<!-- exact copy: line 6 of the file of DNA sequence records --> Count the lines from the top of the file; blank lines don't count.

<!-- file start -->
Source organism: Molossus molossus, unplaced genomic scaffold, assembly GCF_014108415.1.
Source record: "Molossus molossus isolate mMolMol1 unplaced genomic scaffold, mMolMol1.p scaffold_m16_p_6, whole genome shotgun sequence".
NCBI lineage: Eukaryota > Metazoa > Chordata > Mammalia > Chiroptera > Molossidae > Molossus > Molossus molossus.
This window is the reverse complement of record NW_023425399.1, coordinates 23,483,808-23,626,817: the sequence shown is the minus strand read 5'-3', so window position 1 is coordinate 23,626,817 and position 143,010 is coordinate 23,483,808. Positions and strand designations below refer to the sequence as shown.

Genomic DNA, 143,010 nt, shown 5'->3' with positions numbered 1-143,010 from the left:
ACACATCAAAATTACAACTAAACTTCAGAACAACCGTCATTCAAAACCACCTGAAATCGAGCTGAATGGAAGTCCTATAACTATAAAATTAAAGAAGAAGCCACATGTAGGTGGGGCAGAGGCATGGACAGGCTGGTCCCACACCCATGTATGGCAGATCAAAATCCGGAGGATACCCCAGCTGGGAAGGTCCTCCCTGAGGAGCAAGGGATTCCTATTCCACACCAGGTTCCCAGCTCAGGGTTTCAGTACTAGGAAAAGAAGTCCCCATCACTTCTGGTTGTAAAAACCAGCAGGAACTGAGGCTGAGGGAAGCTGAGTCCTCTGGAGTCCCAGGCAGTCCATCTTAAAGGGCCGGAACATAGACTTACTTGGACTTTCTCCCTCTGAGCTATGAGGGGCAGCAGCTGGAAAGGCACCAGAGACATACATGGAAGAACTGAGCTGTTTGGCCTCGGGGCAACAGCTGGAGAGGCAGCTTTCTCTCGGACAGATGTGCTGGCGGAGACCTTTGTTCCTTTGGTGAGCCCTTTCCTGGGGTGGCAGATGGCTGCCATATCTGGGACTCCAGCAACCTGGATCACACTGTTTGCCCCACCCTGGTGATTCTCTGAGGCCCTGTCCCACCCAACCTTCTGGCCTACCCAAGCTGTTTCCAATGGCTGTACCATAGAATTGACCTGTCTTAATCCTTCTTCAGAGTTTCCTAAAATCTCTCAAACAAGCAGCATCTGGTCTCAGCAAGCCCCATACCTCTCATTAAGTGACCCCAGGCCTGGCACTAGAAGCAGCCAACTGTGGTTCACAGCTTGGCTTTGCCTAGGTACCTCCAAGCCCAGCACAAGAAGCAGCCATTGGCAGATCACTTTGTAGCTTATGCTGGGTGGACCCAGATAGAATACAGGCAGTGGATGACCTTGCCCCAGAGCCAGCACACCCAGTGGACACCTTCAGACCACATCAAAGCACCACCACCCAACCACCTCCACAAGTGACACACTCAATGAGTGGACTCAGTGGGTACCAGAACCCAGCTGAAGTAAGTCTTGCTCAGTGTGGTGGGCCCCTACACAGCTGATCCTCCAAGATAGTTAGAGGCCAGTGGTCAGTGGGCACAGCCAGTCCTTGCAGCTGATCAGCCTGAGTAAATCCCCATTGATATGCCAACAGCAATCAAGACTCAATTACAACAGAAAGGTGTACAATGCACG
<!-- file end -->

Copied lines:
ACACATCAAAATTACAACTAAACTTCAGAACAACCGTCATTCAAAACCACCTGAAATCGAGCTGAATGGAAGTCCTATAACTATAAAATTAAAGAAGAAGCCACATGTAGGTGGGGCAGAGGCATGGACAGGCTGGTCCCACACCCATGTATGGCAGATCAAAATCCGGAGGATACCCCAGCTGGGAAGGTCCTCCCTGAGGAGCAAGGGATTCCTATTCCACACCAGGTTCCCAGCTCAGGGTTTCAGTACTAGGAAAAGAAGTCCCCATCACTTCTGGTTGTAAAAACCAGCAGGAACTGAGGCTGAGGGAAGCTGAGTCCTCTGGAGTCCCAGGCAGTCCATCTTAAAGGGCCGGAACATAGACTTACTTGGACTTTCTCCCTCTGAGCTATGAGGGGCAGCAGCTGGAAAGGCACCAGAGACATACATGGAAGAACTGAGCTGTTTGGCCTCGGGGCAACAGCTGGAGAGGCAGCTTTCTCTCGGACAGATGTGCTGGCGGAGACCTTTGTTCCTTTGGTGAGCCCTTTCCTGGGGTGGCAGATGGCTGCCATATCTGGGACTCCAGCAACCTGGATCACACTGTTTGCCCCACCCTGGTGATTCTCTGAGGCCCTGTCCCACCCAACCTTCTGGCCTACCCAAGCTGTTTCCAATGGCTGTACCATAGAATTGACCTGTCTTAATCCTTCTTCAGAGTTTCCTAAAATCTCTCAAACAAGCAGCATCTGGTCTCAGCAAGCCCCATACCTCTCATTAAGTGACCCCAGGCCTGGCACTAGAAGCAGCCAACTGTGGTTCACAGCTTGGCTTTGCCTAGGTACCTCCAAGCCCAGCACAAGAAGCAGCCATTGGCAGATCACTTTGTAGCTTATGCTGGGTGGACCCAGATAGAATACAGGCAGTGGATGACCTTGCCCCAGAGCCAGCACACCCAGTGGACACCTTCAGACCACATCAAAGCACCACCACCCAACCACCTCCACAAGTGACACACTCAATGAGTGGACTCAGTGGGTACCAGAACCCAGCTGAAGTAAGTCTTGCTCAGTGTGGTGGGCCCCTACACAGCTGATCCTCCAAGATAGTTAGAGGCCAGTGGTCAGTGGGCACAGCCAGTCCTTGCAGCTGATCAGCCTGAGTAAATCCCCATTGATATGCCAACAGCAATCAAGACTCAATTACAACAGAAAGGTGTACAATGCACG